Overcome common hybrid cloud deployment challenges by outlining your business goals, hiring additional IT staff if necessary and starting with a small migration.
A data center that uses a VMware software infrastructure can integrate seamlessly with VMware Cloud on AWS to provide a seamless integration between the local VMware environment and the VMware environment established within AWS. Such a collaboration opens numerous potential use cases. For example, a data center can shift workloads to and from AWS to meet bursts in demand, such as temporary or seasonal resource spikes. In addition, a VMware shop can readily use VMware Cloud on AWS for test and dev work, yet maintain the familiar VMware tools and management across both environments.
Open hybrid cloud providers: Cisco and Google Cloud
The VMware and AWS partnership isn't the only hosted hybrid cloud provider. Cisco has also established a partnership with Google Cloud Platform (GCP) to deliver an open hybrid cloud that can support combinations of on-premises, cloud-native and hybrid cloud computing.
One noteworthy difference with the Cisco/GCP partnership is the emphasis on container and microservices support through an open source networking technology called Istio. The Istio platform enables customers to employ policies that can discover, connect, control, scale and secure the connections between local and GCP services.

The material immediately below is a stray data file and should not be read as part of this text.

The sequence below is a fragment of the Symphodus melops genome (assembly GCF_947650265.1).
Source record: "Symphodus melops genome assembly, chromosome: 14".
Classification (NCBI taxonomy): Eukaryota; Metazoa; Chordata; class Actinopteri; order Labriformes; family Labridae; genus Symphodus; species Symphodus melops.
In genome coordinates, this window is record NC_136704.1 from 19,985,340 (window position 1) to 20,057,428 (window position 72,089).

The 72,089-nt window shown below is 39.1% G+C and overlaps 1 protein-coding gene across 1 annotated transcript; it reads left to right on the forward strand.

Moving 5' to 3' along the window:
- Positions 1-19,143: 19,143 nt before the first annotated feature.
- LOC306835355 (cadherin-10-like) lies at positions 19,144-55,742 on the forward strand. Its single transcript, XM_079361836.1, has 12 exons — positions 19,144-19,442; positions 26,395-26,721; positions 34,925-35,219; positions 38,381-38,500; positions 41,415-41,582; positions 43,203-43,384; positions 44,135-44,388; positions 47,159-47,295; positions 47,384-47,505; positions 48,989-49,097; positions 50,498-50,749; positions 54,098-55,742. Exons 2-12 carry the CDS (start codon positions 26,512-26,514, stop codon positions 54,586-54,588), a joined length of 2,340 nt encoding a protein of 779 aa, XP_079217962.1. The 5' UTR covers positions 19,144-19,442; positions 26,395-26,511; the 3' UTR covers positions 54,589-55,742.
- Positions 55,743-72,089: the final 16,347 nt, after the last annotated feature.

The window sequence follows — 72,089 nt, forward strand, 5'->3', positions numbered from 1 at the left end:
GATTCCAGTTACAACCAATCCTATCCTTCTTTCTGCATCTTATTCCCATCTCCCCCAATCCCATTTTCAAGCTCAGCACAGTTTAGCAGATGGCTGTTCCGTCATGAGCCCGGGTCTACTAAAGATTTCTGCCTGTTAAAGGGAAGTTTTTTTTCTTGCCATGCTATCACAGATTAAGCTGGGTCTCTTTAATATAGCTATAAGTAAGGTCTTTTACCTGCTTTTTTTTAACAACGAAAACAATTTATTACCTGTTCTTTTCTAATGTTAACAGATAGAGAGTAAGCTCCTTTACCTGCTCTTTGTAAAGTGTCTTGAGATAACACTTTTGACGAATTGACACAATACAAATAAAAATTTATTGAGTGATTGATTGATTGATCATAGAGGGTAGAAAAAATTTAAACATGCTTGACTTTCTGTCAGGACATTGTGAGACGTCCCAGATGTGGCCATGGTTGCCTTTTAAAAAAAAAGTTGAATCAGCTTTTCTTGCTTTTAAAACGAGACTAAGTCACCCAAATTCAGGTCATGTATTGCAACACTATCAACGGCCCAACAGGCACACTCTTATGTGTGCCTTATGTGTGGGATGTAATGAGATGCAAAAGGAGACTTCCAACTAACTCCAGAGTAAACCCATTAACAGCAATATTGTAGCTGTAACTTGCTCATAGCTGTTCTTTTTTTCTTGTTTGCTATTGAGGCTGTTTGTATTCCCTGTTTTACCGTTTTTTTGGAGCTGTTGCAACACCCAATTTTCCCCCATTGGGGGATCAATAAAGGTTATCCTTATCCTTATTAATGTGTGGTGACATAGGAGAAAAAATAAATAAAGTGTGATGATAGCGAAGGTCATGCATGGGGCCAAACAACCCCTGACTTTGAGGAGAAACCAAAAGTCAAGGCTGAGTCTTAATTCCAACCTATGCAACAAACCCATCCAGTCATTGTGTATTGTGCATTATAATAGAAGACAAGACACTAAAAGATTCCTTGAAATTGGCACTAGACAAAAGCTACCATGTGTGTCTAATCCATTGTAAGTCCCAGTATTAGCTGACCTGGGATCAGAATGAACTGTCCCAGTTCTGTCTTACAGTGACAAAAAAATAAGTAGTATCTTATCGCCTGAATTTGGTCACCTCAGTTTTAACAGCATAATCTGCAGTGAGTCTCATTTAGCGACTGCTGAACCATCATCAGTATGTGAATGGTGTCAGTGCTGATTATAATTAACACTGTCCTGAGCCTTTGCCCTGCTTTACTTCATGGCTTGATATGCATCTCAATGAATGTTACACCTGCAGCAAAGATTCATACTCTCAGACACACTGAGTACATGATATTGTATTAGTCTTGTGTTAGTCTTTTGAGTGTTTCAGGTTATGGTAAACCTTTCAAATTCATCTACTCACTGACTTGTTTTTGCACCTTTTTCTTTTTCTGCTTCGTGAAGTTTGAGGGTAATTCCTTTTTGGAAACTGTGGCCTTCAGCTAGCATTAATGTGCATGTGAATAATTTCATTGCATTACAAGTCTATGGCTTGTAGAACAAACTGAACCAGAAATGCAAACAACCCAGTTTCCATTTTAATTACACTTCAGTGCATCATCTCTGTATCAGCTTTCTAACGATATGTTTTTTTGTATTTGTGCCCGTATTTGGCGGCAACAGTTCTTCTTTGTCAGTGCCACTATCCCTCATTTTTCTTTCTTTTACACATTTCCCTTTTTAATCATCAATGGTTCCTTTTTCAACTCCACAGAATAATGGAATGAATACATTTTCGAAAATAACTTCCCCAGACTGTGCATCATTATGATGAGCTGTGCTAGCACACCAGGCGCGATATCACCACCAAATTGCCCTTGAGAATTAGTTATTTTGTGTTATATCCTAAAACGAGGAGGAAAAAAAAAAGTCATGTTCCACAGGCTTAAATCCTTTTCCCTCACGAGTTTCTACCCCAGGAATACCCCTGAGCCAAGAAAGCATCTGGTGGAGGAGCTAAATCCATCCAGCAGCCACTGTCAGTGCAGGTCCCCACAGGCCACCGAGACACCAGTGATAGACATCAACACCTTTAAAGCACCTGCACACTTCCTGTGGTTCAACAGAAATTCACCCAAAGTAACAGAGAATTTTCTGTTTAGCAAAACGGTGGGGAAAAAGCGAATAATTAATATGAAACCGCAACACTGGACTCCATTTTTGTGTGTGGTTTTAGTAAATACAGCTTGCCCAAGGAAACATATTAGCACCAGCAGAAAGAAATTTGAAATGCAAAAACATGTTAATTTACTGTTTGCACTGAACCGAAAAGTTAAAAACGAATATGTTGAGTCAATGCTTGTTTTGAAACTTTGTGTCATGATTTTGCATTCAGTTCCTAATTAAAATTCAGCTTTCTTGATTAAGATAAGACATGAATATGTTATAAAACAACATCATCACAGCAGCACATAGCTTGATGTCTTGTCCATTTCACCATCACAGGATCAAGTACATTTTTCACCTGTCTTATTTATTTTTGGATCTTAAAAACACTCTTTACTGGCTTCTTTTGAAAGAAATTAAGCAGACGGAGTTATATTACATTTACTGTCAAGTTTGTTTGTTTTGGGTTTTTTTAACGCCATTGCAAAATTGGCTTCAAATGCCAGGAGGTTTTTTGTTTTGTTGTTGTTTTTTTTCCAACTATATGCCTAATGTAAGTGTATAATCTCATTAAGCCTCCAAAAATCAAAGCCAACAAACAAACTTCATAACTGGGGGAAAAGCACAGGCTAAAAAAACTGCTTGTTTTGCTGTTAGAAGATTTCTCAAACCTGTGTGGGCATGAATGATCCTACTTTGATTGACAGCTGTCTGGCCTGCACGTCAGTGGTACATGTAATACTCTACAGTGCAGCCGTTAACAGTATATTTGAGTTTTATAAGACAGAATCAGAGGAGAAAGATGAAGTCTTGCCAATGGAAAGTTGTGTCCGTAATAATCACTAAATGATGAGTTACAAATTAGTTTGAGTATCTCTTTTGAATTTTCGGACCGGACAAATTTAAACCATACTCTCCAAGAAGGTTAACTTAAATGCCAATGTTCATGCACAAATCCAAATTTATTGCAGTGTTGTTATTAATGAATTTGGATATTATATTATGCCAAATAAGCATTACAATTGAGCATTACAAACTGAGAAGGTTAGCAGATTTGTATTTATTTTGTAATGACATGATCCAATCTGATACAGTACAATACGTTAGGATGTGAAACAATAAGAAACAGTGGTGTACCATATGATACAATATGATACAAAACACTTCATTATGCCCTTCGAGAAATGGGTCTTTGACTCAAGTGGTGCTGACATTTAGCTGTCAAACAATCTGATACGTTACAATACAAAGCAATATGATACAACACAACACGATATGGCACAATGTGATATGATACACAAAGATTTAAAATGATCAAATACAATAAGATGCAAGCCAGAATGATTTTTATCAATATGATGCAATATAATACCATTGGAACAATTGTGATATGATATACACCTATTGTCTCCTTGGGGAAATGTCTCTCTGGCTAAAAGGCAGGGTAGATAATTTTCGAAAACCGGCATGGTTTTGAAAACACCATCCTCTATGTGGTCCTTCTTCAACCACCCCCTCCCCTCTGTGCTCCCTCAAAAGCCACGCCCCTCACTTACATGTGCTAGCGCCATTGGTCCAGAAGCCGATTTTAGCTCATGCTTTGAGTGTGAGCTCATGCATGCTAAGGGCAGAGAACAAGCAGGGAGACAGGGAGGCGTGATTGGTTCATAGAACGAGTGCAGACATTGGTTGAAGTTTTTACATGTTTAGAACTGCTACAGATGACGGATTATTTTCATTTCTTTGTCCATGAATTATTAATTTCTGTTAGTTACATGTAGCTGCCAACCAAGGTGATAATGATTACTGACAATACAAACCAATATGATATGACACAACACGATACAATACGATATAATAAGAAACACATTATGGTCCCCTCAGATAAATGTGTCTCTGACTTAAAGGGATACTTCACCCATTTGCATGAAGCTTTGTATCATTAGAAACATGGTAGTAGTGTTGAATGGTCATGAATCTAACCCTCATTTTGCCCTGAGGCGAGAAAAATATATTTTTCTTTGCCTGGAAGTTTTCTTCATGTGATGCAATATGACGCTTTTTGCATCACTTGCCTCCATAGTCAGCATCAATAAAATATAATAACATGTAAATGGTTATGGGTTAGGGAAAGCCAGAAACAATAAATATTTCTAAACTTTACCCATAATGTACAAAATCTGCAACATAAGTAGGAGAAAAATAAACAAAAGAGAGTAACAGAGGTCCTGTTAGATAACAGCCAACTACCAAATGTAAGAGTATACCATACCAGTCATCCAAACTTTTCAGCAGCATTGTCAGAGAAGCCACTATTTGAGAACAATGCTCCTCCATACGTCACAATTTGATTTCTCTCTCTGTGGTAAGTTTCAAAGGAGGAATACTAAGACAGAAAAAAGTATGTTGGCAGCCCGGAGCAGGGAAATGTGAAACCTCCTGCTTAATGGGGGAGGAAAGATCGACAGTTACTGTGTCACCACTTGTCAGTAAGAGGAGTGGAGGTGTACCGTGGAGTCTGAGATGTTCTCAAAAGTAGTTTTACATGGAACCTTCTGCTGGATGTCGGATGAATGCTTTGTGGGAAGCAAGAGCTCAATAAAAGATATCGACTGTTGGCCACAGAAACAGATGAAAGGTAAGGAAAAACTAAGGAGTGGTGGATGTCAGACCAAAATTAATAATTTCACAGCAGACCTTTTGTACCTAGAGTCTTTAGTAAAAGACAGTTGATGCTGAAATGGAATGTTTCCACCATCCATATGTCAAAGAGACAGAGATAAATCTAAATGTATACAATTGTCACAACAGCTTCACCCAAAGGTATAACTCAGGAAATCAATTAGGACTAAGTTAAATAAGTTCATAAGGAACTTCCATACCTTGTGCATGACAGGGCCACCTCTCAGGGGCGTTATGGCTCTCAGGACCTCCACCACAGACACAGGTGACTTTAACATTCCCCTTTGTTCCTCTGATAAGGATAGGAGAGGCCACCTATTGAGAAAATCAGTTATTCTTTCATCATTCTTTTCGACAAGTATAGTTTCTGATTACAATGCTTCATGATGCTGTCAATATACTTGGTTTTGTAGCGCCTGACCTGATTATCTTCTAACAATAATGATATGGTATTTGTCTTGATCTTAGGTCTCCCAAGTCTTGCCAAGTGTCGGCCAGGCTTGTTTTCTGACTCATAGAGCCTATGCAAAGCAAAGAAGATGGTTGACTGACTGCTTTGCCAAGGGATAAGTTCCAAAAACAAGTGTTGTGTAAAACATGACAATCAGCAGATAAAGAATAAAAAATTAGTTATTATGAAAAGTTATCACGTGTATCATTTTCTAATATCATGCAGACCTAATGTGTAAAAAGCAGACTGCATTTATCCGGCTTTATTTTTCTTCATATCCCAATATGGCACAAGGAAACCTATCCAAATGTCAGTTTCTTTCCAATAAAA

A local data center that runs traditional workloads or services can connect to and use GCP services through Istio. Similarly, cloud applications based on Docker that run in local private clouds on Cisco hyper-converged infrastructure platforms can use Istio to access the Google Kubernetes Engine for container orchestration and management in GCP.
Microsoft Azure Stack
These hybrid cloud providers focus on hosting the private cloud portion of the hybrid cloud. But you can also create a hybrid cloud by moving the public cloud provider to the private cloud.
One example of this is Azure Stack, which is a feature of Microsoft's Azure public cloud. Azure Stack can be deployed in on-premises as an appliance, which allows organizations to deliver Azure services from the local data center.
The potential danger is vendor lock-in. Remember that these types of hybrid cloud providers address all of the challenging integration work for you, such as integrating VMware with AWS. The advantage is speed -- the integration is already done -- but you're also limited to the available offerings. For example, an organization that uses Azure Stack has committed to Azure, and it can find it extremely difficult to explore multi-cloud environments, such as AWS or GCP.
Another potential concern is service availability. For example, VMware Cloud on AWS is currently available in three regions; AWS US East (Northern Virginia), AWS US West (Oregon), and AWS EU (London). Customers that operate in other global regions might not easily be able to use those particular services. In addition, any change to service availability can be highly disruptive for businesses. For example, a service such as VMware Cloud on AWS could be discontinued -- if AWS or VMware were to terminate the relationship -- or network connectivity problems or malicious activity could disrupt access to the service. These concerns shouldn't prohibit the use of hosted hybrid clouds, but it's important for adopters to consider and plan for such eventualities.